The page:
The Rest

Like other cult books, The Lunar Way begins with an overview of the religion and how it views the rest of the world. It emphasizes the primacy of the Solar religion (the Lunar cults see themselves as extensions of the Celestial pantheon) and the Lunar Way as a path or process. There is a wonderful discussion of how the Lunars view life (Righthand Incarnation) and death (Lefthand Incarnation) as equal phases of existence and enlightenment, and an overview of the Lunar Empire as a political entity (with descriptions of the prominent noble families). Finally the geography of the physical Red Moon is discussed, useful for those who don't have The Guide to Glorantha.

Closing Thoughts

Both the Crimson Bat and Nyslaor/Gbaji have "migrated" from Cults of Terror into this Lunar book, making you wonder what might replace them in the future Chaos cults book. Also I was mildly disappointed to not find Annilla here (the Blue Moon was one of the first cult write-ups I ever tried my hand at back in college) but perhaps she might appear in the Darkness cults book. There is less on the White Moon cult than might be desired as well, but that might be something better developed as the timeline progresses.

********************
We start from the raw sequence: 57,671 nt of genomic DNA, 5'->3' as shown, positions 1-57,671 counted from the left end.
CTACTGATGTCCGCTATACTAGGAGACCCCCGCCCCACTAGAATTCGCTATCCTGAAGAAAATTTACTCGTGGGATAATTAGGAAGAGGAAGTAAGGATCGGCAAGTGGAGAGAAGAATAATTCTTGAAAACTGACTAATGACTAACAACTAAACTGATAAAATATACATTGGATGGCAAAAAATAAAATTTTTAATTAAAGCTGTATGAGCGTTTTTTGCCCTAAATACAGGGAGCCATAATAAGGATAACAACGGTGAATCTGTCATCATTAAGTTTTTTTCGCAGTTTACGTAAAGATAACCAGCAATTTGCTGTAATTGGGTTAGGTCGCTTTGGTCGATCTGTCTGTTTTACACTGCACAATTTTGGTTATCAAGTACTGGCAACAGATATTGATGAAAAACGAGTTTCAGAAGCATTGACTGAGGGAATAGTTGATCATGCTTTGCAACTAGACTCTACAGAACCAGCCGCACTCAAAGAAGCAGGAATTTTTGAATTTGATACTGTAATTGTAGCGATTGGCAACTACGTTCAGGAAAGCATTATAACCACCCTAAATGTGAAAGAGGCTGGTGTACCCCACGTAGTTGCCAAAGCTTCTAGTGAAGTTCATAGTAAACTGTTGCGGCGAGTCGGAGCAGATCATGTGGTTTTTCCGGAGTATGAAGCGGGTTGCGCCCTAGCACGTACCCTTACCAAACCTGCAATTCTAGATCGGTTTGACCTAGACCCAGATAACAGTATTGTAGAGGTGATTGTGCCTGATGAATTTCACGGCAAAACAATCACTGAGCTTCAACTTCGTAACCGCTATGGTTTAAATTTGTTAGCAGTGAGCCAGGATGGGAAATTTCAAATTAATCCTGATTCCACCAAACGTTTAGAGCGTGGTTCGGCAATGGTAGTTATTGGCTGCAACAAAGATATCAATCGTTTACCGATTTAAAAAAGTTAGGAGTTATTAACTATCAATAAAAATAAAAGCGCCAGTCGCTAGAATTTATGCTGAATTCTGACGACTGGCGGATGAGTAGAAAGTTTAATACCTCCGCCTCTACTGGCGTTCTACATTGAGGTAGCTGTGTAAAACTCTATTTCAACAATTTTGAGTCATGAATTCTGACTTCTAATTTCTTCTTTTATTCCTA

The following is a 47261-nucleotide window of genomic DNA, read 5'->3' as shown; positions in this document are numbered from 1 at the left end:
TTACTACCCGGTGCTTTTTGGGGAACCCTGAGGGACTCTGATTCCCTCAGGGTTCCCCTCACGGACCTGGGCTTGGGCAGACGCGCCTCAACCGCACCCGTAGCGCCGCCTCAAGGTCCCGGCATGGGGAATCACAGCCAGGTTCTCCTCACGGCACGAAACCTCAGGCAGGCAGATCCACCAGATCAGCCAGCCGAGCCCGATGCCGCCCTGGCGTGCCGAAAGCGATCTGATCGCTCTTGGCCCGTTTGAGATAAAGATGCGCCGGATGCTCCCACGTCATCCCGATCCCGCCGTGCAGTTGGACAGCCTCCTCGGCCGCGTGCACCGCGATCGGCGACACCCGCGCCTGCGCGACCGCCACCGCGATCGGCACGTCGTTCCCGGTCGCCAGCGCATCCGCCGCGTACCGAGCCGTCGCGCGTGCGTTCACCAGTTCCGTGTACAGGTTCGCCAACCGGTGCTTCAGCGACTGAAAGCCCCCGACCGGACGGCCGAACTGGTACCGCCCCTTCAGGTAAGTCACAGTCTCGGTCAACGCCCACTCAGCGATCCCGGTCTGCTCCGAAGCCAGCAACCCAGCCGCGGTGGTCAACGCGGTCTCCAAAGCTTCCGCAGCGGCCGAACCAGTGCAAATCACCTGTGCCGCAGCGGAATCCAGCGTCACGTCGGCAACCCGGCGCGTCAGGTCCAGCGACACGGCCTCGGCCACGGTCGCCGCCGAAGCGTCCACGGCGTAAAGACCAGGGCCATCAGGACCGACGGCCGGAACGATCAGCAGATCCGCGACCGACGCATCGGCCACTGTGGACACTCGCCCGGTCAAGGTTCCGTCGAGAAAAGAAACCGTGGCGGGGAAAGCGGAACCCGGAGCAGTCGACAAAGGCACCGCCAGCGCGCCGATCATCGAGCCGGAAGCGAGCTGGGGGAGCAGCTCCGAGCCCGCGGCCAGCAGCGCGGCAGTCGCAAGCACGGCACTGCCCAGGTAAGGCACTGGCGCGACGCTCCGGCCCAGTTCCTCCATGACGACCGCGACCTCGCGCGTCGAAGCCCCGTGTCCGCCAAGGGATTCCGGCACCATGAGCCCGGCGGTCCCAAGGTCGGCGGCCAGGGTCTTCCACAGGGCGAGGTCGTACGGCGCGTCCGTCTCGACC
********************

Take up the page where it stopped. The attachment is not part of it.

What we do have here is the definitive take on the Lunar Empire. I think it is harder, reading these pages, to reduce the Lunars to previous long-standing tropes (they are fantasy Romans, they are bad guys, etc). It is tremendously useful book for those who wish to portray the Lunars as human beings, whether running a pro-Sartar campaign or a pro-Lunar one. Clearly understanding an antagonist's motivations makes them a richer antagonist. There is a clear sense in these pages of why the Lunar Way is different from other religions, and why that generates conflict. The definitive RQG take on Illumination is likewise game-changing (I am relieved it is close enough to my guesses that I will not have to completely rewrite The Final Riddle!). Most importantly, perhaps, this is the first of the cults books to really broaden the base of game play. No longer confined to Dragon Pass, Prax, or Esrolia, campaigns could now be comfortably set in Lunar Tarsh or Peloria. Unfortunately for those hoping to save their pennies, The Lunar Way is ultimately another "must-buy."